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This revision made February 20, 2012 18:24, by mikeb2701
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Building JPCM on Darwin and Linux

The current build (Darwin and Linux) uses SCons, a software construction tool written in Python.

To install on Mac OS X:

$ sudo port install scons

You might need to install MacPorts first

To install on Fedora:

$ yum install scons

To install on Ubuntu:

$ apt-get install scons

The SCons build not builds all parts of the Linux and Darwin ports. To build go into the source directory and type:

$ scons

This will build the whole project including the DirectHW driver on Darwin, the resulting binaries can be found in the build/image/jpcm-{version}/ directory. This directory is assembled into a build/jpcm-{version}.tar.gz file for distribution. You probably be prompted for your administrator password on Darwin. This is necessary for applying the appropriate permissions to kernel driver.

Testing that the PCM counters are working:

On Mac OS X (10.5 or later) you'll first need to install the kernel driver (Linux's kernel support comes out of the box). There is a binary installer available: jpcm-{version}/drivers/DirectHW.dmg. You'll either need to reboot or load the driver manually.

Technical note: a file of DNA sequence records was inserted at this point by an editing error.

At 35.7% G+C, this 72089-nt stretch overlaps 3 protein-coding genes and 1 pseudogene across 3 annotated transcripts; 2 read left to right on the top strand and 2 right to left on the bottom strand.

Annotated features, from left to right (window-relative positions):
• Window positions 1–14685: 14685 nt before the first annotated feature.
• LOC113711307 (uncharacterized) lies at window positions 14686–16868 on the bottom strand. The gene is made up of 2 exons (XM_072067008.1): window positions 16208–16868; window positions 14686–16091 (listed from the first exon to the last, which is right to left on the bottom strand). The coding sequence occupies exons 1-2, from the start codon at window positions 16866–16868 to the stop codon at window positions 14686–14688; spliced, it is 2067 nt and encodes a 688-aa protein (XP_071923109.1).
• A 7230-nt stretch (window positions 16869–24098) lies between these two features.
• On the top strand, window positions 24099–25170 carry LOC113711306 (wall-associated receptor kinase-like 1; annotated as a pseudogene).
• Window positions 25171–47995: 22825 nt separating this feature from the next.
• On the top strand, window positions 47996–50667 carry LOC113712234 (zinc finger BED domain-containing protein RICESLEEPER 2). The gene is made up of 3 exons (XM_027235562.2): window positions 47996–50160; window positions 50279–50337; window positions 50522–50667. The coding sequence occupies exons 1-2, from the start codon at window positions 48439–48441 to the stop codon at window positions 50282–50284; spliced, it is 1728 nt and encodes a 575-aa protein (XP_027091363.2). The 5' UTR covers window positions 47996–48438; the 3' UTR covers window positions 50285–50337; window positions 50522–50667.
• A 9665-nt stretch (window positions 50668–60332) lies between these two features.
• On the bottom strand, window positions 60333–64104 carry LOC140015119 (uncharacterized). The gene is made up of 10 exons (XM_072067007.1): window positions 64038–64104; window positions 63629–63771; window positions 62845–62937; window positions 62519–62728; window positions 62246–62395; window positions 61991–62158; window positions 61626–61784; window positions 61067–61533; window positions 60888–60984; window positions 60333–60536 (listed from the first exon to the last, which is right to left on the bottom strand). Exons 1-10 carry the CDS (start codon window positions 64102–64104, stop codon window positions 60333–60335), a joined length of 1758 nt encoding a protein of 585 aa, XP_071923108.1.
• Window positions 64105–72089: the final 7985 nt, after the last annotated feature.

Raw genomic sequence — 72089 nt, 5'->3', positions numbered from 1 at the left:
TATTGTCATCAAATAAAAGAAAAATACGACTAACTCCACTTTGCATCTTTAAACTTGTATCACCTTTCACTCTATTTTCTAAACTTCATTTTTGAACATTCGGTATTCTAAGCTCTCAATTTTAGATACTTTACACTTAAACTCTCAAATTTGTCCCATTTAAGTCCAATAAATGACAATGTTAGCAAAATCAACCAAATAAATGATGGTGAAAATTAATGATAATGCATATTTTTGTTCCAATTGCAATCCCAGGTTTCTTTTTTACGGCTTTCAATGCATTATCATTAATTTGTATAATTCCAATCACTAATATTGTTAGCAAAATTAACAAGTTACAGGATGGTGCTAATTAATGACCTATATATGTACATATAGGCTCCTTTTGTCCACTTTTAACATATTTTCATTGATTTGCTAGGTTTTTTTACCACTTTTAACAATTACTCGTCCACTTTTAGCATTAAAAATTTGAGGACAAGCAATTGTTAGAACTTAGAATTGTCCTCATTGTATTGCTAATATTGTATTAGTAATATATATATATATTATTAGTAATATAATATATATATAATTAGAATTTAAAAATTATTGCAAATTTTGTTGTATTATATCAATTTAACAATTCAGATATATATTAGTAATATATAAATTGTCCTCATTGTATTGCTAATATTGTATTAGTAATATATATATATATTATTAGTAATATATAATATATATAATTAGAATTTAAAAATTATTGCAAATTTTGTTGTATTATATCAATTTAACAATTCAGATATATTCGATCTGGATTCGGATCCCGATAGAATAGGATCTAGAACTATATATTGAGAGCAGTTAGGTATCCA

sudo kextload -v /System/Library/Extensions/DirectHW.kext
Or if you are actively developing you can load the driver from the source tree:
sudo kextload -v src/drivers/DirectHW/build/DirectHW/System/Library/Extensions/DirectHW.kext
Then run one of the binaries and look at the counters:
build/image/jpcm-{version}/bin/cpucounterstest

Difference compared to previous revision
Or if you are actively developing you can load the driver from the source tree:
sudo kextload -v src/drivers/DirectHW/build/DirectHW/System/Library/Extensions/DirectHW.kext
Then run one of the binaries and look at the counters:
sudo build/image/jpcm-{version}/bin/cpucounterstest
 
 
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